Recently adopted accounting standards

On January 1, 2022, we adopted the Financial Accounting Standards Board (“FASB”) Accounting Standards Update (“ASU”) for “Leases,” which amended existing guidance to require lessees to recognize liabilities and ROU assets on the balance sheet for the rights and obligations created by long-term leases and to disclose additional quantitative and qualitative information about leasing arrangements. We adopted this guidance using the current period adjustment approach on January 1, 2022 using the transition method that allows a cumulative-effect adjustment to the opening balance of retained earnings in the period of adoption.

We have completed our process to implement this standard, and we have designed processes and internal controls necessary for adoption of this standard. We have made policy elections to (i) not capitalize short-term leases for all asset classes, (ii) not separate non-lease components from lease components for all of our existing asset classes, (iii) apply the package of practical expedients that allows us to not reassess: whether any expired or existing contracts contain leases, lease classification for any expired or existing leases and initial direct costs for existing leases and (iv) apply the practical expedient to apply hindsight in estimating lease term and impairment.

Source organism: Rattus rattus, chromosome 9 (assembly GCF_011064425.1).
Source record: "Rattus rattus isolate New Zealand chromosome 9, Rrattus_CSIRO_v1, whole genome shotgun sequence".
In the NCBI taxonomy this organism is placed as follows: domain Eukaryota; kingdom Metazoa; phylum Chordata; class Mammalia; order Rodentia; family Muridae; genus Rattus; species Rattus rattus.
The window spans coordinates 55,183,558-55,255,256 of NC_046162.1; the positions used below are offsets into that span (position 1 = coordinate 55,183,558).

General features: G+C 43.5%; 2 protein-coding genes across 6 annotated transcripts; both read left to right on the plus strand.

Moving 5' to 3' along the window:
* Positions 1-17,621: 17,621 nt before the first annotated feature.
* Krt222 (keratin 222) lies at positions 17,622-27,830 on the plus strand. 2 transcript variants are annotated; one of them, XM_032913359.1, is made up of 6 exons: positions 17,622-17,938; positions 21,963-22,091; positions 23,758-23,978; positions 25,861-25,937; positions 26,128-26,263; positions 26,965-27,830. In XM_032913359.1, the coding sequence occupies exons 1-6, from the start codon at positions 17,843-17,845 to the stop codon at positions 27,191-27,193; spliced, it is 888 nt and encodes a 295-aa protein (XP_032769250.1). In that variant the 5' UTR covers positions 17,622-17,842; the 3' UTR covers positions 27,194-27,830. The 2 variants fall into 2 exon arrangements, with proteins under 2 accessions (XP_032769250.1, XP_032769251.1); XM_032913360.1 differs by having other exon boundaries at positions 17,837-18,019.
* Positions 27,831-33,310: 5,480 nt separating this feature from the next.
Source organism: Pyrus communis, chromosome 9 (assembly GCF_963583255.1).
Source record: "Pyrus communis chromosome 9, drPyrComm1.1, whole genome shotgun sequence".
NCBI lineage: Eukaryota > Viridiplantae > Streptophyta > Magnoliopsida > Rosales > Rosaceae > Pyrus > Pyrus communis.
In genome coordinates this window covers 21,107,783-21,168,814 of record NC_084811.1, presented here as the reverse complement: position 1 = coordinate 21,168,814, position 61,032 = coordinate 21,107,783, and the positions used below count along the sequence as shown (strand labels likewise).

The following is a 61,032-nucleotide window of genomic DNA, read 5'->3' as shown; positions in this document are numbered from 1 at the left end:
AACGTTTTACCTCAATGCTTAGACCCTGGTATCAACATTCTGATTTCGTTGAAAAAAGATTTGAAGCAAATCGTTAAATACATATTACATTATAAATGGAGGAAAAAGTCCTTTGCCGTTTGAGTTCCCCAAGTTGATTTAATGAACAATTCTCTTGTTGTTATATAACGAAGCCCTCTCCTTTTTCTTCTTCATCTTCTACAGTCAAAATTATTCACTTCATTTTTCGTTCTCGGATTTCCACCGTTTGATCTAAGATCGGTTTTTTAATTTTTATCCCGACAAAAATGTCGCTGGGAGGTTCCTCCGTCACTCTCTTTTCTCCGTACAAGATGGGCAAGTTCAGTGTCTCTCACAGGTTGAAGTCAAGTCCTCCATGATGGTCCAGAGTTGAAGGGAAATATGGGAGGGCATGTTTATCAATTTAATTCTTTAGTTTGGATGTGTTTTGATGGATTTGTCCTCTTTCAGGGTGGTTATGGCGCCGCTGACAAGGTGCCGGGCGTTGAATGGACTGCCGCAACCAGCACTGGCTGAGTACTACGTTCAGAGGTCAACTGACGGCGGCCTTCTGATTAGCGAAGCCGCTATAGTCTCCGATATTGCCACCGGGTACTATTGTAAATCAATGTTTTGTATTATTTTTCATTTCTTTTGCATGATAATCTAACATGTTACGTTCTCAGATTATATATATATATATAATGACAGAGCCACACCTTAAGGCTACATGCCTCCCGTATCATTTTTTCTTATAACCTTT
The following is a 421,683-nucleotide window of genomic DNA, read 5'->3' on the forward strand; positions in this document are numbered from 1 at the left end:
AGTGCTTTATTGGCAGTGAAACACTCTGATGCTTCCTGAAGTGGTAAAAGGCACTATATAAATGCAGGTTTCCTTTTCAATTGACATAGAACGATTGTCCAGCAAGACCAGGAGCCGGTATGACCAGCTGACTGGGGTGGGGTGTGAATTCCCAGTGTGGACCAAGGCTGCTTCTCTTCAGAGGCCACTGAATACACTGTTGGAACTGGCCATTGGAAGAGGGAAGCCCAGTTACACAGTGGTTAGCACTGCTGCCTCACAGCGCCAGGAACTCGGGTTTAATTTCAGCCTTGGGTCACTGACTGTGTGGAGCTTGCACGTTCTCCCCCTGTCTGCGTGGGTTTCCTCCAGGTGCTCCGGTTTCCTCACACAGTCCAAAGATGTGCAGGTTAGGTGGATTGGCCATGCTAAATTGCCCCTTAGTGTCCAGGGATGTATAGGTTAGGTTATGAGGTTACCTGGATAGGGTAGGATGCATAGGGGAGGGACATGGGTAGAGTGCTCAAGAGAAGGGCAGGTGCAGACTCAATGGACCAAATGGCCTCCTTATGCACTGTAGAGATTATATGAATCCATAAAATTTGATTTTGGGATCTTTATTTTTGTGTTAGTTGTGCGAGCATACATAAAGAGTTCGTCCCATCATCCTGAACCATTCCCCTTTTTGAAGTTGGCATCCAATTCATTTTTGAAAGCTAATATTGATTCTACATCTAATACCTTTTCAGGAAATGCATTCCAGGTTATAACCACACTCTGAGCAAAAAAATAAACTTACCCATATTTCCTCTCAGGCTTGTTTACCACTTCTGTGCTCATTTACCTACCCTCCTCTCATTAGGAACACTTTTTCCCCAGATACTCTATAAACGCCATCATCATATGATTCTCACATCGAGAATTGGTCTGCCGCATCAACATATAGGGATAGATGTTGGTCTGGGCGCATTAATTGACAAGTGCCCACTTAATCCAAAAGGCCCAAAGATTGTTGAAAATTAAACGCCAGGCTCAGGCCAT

The impact of applying this standard is not expected to significantly impact our results of operations or cash flows. As of January 1, 2022, we recognized ROU assets and liabilities of approximately $35.8 million from operating leases on our consolidated balance sheet. See Note 12 - Leases for additional disclosures related to our adoption this accounting standards update.